California Gray

"Gandy," a California Grey cockerel
Photo courtesy of Gary Lawrence

The California Gray was developed around 1930 by Professor James Dryden. The goal was a dual purpose breed that laid large white eggs, as that was what the market wanted at that time. And he was also striving for a bird that would lay well for more than 2 years. The birds have a body type heavier than a Leghorn but not as "clunky" as a Rock. Unlike most of the white egg breeds, Grays are not flighty birds and are excellent winter layers in cold climates.

When California Gray roosters are put on White Leghorn hens, a sex-linked hybrid, the California White, is produced. This hybrid is popular in the northern midwest and Canada. It is a white bird with occasional black feathers and can be feather-sexed at hatching.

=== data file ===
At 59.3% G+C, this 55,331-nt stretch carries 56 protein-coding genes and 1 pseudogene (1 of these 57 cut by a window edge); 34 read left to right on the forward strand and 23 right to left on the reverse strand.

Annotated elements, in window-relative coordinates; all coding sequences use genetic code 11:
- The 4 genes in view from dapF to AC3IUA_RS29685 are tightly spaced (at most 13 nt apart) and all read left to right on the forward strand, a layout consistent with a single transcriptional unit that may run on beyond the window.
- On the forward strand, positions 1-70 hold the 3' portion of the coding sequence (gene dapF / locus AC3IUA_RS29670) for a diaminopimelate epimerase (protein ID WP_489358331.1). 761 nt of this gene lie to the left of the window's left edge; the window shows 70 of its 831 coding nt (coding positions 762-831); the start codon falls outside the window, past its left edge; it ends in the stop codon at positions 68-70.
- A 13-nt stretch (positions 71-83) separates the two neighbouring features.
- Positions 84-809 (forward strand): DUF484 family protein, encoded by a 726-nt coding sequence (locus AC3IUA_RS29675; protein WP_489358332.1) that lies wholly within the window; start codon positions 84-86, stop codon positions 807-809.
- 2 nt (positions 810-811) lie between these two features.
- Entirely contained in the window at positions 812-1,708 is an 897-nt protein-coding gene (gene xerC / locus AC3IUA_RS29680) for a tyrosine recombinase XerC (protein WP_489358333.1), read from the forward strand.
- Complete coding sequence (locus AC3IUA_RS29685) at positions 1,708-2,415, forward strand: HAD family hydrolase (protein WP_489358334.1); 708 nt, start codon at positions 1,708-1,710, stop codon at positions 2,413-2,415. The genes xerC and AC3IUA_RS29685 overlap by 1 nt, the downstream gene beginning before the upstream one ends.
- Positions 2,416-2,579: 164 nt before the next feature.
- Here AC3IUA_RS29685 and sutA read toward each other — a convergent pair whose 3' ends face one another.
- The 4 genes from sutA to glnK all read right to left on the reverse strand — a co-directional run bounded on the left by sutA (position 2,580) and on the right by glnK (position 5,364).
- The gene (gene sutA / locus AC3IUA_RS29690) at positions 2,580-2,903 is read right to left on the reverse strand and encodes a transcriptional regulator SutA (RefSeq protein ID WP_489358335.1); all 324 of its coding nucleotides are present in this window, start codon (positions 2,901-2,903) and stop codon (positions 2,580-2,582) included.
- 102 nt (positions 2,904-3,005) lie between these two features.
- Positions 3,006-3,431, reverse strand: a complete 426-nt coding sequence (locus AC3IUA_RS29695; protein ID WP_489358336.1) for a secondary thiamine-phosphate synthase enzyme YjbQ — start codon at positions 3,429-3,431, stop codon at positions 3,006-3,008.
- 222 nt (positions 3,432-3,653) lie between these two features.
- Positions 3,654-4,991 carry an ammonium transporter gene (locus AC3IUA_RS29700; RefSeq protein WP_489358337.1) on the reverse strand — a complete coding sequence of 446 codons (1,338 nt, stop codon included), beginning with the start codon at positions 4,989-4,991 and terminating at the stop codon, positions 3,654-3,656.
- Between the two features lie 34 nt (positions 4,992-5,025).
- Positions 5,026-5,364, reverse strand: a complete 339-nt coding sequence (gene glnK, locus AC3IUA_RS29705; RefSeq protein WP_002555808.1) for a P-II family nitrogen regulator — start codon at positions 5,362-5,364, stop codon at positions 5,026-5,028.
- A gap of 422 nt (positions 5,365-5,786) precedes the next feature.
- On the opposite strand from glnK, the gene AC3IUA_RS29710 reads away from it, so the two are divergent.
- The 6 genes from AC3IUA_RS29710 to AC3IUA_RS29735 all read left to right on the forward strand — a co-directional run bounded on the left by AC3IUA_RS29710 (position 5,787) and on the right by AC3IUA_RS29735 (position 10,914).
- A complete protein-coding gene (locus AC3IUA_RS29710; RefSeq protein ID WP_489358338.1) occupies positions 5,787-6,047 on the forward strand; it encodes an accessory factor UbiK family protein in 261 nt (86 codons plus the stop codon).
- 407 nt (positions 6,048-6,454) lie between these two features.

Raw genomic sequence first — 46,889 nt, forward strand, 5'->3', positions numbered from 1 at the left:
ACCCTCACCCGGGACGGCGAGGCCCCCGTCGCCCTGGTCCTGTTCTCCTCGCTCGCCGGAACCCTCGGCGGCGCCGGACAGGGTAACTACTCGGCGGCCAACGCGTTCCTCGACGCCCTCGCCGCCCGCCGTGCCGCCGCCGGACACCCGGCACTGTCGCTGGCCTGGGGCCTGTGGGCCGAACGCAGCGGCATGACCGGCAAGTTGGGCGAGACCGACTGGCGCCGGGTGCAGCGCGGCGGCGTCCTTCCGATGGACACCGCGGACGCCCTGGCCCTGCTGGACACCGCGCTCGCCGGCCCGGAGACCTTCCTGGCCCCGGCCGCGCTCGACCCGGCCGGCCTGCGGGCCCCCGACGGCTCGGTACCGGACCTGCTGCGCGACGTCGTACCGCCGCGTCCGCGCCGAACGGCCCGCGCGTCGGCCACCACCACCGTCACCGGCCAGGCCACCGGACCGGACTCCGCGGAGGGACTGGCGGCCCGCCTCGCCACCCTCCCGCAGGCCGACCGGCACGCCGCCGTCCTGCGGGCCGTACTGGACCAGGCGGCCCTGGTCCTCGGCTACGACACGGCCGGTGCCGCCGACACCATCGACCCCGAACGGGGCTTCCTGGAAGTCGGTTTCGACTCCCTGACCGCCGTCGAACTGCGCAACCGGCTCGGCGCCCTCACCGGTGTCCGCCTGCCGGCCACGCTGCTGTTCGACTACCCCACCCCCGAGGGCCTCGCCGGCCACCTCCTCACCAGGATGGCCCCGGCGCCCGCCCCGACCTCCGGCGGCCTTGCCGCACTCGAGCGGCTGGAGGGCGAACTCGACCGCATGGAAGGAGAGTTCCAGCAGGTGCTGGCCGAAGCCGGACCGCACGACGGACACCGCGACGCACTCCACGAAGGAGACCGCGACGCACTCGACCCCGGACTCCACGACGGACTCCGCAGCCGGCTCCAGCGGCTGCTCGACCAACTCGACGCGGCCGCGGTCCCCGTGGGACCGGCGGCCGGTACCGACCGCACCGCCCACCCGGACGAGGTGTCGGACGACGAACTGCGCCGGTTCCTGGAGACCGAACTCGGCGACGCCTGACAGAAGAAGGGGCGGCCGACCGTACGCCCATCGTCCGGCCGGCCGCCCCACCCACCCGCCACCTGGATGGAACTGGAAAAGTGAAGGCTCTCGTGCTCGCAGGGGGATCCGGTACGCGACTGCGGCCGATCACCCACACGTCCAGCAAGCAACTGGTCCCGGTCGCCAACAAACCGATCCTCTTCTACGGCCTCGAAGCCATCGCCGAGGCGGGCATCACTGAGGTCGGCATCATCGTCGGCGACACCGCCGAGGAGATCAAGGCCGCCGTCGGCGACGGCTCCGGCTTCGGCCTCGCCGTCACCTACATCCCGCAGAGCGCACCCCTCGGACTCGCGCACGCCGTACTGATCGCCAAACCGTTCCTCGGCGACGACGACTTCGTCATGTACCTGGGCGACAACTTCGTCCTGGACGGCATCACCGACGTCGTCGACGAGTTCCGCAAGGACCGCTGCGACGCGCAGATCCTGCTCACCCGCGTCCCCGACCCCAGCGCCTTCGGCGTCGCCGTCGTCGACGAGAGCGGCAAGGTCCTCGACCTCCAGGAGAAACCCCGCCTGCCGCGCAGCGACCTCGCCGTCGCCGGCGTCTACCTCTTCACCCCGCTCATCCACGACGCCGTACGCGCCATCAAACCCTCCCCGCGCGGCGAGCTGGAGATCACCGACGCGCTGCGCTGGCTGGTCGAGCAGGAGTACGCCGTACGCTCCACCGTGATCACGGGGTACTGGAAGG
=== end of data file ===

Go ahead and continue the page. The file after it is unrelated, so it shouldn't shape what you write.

California Links:


A Cal Gray cockerel
Photos courtesy of Elisa Robertson

Another shot of "Gandy"
Photo courtesy of Gary Lawrence

A flock of California Grays
Photo courtesy of Elisa Robertson

This is "Martha," a four-month-old California White pullet
Photo courtesy of Natalie King

Cal Gray pullets
Photos courtesy of Elisa Robertson

Another California Gray cockerel
Photo courtesy of Elisa Robertson

Sarah collecting eggs from a flock of California Grays
Photo courtesy of Dan Flyger Freeman

A California White hen
Photo courtesy of Jason C.

A California Gray hen
Photo courtesy of Stephanie Smith


California Gray chicks
Photos courtesy of Elisa Robertson

A California White chick
Photo courtesy of Natalie King

By 3 weeks you can often tell the sexes apart -- that's a cockerel on the right
Photo courtesy of Elisa Robertson


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